A gel made from the herb aloe vera is being investigated as a possible treatment for stomach and intestinal ulcers, reports BBC News Online.
Aloe already has a reputation as a painkiller, and has long been used as an effective treatment for burns. Now scientists believe it might be effective in treating ulcers which can often be a side-effect of taking anti-inflammatory NSAID drugs.
A team from the Barts and London, Queen Mary's School of Medicine and Dentistry carried out tests which show that the herb has a beneficial effect on the production of substances which help boost the healing process in cases of ulceration in the gut, the report said.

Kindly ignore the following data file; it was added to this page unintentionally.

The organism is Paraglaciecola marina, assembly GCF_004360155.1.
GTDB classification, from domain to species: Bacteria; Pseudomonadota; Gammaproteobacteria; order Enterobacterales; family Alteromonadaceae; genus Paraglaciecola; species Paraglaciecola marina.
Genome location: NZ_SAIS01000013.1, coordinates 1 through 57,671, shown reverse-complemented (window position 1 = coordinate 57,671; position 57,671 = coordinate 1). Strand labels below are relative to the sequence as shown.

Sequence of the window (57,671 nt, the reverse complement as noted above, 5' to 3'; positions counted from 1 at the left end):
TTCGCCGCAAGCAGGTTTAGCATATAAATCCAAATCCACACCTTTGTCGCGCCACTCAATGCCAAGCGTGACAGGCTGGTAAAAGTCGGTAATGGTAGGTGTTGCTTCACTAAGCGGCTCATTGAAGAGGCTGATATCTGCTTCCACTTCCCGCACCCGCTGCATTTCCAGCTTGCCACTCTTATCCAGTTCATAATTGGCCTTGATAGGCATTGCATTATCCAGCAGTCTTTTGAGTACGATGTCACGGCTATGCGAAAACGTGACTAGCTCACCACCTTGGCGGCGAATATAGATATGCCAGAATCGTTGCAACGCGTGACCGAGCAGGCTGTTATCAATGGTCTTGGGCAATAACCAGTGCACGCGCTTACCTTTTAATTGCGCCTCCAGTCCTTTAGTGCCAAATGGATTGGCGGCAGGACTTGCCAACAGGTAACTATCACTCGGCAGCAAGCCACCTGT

The aloe vera gel was tested on a culture of gastric cells, using the concentration likely to be found in the stomach after swallowing a dose of the gel.
The BBC also cites a separate study of aloe vera which is focusing on its effects on irritable bowel syndrome. It said that researchers at Morriston Hospital, Swansea, led by gastroenterologist Professor John Williams, had attempted to test anecdotal evidence that aloe could help treat IBS, a benign but troublesome malady.
"We have some anecdotal evidence that aloe vera may help, but we need to know if this is genuine effect, or simply linked to the fact that the condition improves and then relapses," Professor Williams old BBC News Online.
The results of the IBS trial, in which approximately 250 people will take part, will not be known for two years.